Public and private secondary school track and field athletes will get their chance to compete for annual bragging rights this week in what promises to be hardly-fought high school competition.
The Cayman Islands Ministry of Sports, in a joint venture with the Ministry of Education and the Cayman Islands Athletics Association, is holding the fifth annual Inter-Secondary Schools Track and Field Championships.
The 2013 races start on Wednesday, 20 February, with finals the following day.
More than 300 high school students will compete in a series of sporting activities to test their skills in speed, agility and strength.
The event is free and open to the public. Preliminary races on Wednesday are from 9am to 1pm with finals on Thursday from 2 to 7pm at the Truman Bodden Sports Complex.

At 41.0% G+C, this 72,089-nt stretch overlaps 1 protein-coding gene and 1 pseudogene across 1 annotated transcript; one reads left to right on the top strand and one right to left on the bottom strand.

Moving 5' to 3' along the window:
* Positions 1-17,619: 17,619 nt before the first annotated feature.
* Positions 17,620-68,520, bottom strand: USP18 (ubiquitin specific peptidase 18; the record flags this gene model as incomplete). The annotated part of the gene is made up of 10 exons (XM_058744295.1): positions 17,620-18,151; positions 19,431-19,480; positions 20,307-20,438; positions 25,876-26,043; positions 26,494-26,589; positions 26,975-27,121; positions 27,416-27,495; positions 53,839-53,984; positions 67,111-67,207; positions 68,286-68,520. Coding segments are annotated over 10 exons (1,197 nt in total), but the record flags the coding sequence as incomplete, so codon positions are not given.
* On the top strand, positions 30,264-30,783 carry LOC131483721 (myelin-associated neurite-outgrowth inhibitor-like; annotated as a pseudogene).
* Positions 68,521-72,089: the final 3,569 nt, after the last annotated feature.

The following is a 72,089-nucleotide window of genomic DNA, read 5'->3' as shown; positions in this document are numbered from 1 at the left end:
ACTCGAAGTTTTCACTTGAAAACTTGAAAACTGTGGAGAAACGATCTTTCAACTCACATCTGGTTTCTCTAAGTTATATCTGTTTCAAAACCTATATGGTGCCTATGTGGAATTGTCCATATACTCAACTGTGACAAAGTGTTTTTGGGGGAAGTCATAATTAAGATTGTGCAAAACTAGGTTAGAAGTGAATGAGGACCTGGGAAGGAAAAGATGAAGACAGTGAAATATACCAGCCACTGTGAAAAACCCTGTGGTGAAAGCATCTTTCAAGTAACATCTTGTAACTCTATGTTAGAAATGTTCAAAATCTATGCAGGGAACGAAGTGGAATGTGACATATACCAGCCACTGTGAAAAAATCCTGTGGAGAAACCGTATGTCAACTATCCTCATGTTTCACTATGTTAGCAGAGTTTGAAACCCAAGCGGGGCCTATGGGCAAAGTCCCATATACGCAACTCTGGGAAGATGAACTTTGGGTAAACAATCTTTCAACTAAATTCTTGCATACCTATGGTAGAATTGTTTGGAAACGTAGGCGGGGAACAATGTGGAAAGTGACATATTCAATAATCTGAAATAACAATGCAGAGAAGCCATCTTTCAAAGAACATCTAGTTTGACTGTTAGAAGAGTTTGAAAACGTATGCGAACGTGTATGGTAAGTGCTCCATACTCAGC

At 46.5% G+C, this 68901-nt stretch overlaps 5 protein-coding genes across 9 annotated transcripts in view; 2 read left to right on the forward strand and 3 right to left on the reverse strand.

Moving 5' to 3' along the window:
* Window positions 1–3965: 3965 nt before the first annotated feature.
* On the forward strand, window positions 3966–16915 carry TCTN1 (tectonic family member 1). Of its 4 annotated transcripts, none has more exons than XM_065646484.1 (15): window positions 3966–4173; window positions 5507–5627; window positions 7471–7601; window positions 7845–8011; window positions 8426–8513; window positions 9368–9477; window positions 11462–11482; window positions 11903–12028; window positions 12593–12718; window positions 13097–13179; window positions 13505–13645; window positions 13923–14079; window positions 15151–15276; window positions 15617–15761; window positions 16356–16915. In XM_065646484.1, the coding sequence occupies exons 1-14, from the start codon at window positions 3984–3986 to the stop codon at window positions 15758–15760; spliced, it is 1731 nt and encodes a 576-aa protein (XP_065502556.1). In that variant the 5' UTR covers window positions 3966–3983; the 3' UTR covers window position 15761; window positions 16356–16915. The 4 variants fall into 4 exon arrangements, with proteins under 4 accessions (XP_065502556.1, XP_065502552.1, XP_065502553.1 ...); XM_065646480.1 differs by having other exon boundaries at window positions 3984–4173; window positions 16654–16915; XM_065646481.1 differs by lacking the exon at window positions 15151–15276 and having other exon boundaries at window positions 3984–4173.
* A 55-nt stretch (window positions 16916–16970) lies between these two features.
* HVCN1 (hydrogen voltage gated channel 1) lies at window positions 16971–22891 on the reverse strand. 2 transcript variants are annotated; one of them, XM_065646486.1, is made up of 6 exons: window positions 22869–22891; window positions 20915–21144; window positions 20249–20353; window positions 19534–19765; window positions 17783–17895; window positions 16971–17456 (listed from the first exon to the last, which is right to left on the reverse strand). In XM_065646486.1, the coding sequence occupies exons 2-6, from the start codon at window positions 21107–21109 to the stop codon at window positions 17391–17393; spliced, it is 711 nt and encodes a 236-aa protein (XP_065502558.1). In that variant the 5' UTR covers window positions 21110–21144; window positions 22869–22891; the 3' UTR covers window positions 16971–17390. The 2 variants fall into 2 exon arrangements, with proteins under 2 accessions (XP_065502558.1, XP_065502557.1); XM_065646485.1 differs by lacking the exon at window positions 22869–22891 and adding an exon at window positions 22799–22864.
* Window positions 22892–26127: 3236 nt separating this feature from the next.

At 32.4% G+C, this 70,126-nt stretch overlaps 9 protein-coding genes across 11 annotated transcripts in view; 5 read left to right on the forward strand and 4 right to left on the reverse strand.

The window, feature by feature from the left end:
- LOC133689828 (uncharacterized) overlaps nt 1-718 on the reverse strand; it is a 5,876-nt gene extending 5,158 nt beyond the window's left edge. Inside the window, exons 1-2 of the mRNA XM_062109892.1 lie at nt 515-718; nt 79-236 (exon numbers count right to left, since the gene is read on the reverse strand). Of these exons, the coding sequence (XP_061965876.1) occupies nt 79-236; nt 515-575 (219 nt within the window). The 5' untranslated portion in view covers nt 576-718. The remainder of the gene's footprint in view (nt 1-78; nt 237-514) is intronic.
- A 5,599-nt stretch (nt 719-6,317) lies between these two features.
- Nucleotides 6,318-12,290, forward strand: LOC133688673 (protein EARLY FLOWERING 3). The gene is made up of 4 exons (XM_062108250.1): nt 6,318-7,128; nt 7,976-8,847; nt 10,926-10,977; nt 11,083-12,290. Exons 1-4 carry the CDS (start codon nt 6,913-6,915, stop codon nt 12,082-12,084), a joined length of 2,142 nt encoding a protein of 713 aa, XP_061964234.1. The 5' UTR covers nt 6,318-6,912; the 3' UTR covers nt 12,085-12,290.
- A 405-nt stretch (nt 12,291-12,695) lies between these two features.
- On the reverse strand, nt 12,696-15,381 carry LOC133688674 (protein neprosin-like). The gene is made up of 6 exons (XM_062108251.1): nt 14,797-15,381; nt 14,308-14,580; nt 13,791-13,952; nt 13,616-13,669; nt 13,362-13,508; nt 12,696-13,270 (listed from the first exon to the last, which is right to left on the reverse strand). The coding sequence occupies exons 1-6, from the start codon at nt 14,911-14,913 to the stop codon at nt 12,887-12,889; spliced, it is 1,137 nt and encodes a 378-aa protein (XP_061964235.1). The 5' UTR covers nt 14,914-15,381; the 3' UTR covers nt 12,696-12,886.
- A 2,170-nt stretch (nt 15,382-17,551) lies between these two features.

School teams include Triple C, Cayman International, Grace Christian Academy, John Gray, Cayman Academy, Wesleyan Christian Academy; St. Ignatius Catholic, Cayman Prep, Montessori By the Sea and Layman E. Scott.
The Inter-Secondary Championships were created by the Ministry of Sports to promote track and field development. The student athletes will compete in 11 track and field events, including 100 metres, 200m, 400m, 800m, 1500m, 3,000m, long jump, shot put, discus, javelin and high jump.
“The Inter-Secondary Championships is an opportunity for Caymanian track and field student athletes to come together in celebration of sport,” said Mark Scotland, Cayman Islands minister of sports.
“The championships provide an invaluable opportunity for our budding athletes to push themselves, develop strengths and prepare for bigger challenges.”
During a news conference last week, Bernie Bush, vice president of the Cayman Islands Athletic Association, also endorsed the championships.
“From the time Dalton Watler got into the Ministry of Sports this has been one of his pet projects,” he said. “It has taken off over the last three years when Maples came on board with Minister Scotland. They really pushed it and made it a priority.
“Athletes want to run when spectators can see them, not during working hours. To have the finals in the evenings was a beautiful idea. People should take advantage of it. In other countries this would be a big thing.”